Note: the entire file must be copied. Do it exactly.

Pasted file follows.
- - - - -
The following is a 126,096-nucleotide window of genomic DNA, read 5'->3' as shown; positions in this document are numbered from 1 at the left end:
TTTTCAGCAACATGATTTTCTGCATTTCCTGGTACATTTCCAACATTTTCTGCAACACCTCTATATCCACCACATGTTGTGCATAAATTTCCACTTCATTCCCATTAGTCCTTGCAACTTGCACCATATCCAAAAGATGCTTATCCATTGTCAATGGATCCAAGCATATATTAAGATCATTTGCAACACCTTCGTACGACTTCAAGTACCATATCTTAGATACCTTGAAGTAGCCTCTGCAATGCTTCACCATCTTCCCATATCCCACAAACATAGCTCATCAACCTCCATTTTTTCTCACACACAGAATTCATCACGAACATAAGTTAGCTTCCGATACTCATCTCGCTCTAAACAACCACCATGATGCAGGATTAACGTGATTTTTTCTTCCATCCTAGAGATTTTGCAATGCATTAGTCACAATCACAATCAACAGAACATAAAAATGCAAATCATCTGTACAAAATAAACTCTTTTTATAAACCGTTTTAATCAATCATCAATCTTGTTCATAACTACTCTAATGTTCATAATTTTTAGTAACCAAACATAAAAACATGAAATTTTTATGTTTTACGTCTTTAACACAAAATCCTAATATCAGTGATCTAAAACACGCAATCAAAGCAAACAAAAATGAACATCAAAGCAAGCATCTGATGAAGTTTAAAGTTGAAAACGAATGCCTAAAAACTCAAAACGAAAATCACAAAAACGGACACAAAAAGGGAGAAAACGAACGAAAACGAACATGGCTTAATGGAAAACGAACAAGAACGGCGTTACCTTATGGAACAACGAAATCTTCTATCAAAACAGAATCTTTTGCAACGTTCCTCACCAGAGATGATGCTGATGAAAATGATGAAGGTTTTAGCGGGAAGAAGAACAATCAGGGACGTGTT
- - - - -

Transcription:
The following is a 126,096-nucleotide window of genomic DNA, read 5'->3' as shown; positions in this document are numbered from 1 at the left end:
TTTTCAGCAACATGATTTTCTGCATTTCCTGGTACATTTCCAACATTTTCTGCAACACCTCTATATCCACCACATGTTGTGCATAAATTTCCACTTCATTCCCATTAGTCCTTGCAACTTGCACCATATCCAAAAGATGCTTATCCATTGTCAATGGATCCAAGCATATATTAAGATCATTTGCAACACCTTCGTACGACTTCAAGTACCATATCTTAGATACCTTGAAGTAGCCTCTGCAATGCTTCACCATCTTCCCATATCCCACAAACATAGCTCATCAACCTCCATTTTTTCTCACACACAGAATTCATCACGAACATAAGTTAGCTTCCGATACTCATCTCGCTCTAAACAACCACCATGATGCAGGATTAACGTGATTTTTTCTTCCATCCTAGAGATTTTGCAATGCATTAGTCACAATCACAATCAACAGAACATAAAAATGCAAATCATCTGTACAAAATAAACTCTTTTTATAAACCGTTTTAATCAATCATCAATCTTGTTCATAACTACTCTAATGTTCATAATTTTTAGTAACCAAACATAAAAACATGAAATTTTTATGTTTTACGTCTTTAACACAAAATCCTAATATCAGTGATCTAAAACACGCAATCAAAGCAAACAAAAATGAACATCAAAGCAAGCATCTGATGAAGTTTAAAGTTGAAAACGAATGCCTAAAAACTCAAAACGAAAATCACAAAAACGGACACAAAAAGGGAGAAAACGAACGAAAACGAACATGGCTTAATGGAAAACGAACAAGAACGGCGTTACCTTATGGAACAACGAAATCTTCTATCAAAACAGAATCTTTTGCAACGTTCCTCACCAGAGATGATGCTGATGAAAATGATGAAGGTTTTAGCGGGAAGAAGAACAATCAGGGACGTGTT